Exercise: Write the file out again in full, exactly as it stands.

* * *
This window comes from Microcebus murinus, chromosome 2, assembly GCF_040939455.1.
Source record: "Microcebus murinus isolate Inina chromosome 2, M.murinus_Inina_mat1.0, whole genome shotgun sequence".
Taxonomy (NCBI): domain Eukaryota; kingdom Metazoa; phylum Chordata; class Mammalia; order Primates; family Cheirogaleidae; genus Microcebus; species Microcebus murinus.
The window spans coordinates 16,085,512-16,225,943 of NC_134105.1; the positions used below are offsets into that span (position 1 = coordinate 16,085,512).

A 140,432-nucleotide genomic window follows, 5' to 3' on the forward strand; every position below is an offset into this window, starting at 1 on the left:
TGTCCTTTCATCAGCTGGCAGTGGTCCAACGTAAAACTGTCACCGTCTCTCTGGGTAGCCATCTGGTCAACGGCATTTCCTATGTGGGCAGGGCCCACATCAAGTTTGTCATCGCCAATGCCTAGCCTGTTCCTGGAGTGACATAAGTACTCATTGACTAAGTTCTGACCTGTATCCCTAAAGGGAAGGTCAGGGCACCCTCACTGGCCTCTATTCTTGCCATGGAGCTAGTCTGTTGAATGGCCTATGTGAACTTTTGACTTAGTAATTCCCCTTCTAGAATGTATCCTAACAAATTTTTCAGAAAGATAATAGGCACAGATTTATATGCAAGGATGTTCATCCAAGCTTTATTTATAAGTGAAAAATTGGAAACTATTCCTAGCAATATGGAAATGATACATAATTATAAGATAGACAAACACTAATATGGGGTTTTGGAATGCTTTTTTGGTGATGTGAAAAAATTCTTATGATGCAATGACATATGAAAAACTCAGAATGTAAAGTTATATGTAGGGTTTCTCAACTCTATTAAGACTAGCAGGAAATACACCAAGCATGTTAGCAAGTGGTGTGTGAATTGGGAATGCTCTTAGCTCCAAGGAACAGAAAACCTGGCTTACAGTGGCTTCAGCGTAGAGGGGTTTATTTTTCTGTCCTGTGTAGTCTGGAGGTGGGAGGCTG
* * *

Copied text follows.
This window comes from Microcebus murinus, chromosome 2, assembly GCF_040939455.1.
Source record: "Microcebus murinus isolate Inina chromosome 2, M.murinus_Inina_mat1.0, whole genome shotgun sequence".
Taxonomy (NCBI): domain Eukaryota; kingdom Metazoa; phylum Chordata; class Mammalia; order Primates; family Cheirogaleidae; genus Microcebus; species Microcebus murinus.
The window spans coordinates 16,085,512-16,225,943 of NC_134105.1; the positions used below are offsets into that span (position 1 = coordinate 16,085,512).

A 140,432-nucleotide genomic window follows, 5' to 3' on the forward strand; every position below is an offset into this window, starting at 1 on the left:
TGTCCTTTCATCAGCTGGCAGTGGTCCAACGTAAAACTGTCACCGTCTCTCTGGGTAGCCATCTGGTCAACGGCATTTCCTATGTGGGCAGGGCCCACATCAAGTTTGTCATCGCCAATGCCTAGCCTGTTCCTGGAGTGACATAAGTACTCATTGACTAAGTTCTGACCTGTATCCCTAAAGGGAAGGTCAGGGCACCCTCACTGGCCTCTATTCTTGCCATGGAGCTAGTCTGTTGAATGGCCTATGTGAACTTTTGACTTAGTAATTCCCCTTCTAGAATGTATCCTAACAAATTTTTCAGAAAGATAATAGGCACAGATTTATATGCAAGGATGTTCATCCAAGCTTTATTTATAAGTGAAAAATTGGAAACTATTCCTAGCAATATGGAAATGATACATAATTATAAGATAGACAAACACTAATATGGGGTTTTGGAATGCTTTTTTGGTGATGTGAAAAAATTCTTATGATGCAATGACATATGAAAAACTCAGAATGTAAAGTTATATGTAGGGTTTCTCAACTCTATTAAGACTAGCAGGAAATACACCAAGCATGTTAGCAAGTGGTGTGTGAATTGGGAATGCTCTTAGCTCCAAGGAACAGAAAACCTGGCTTACAGTGGCTTCAGCGTAGAGGGGTTTATTTTTCTGTCCTGTGTAGTCTGGAGGTGGGAGGCTG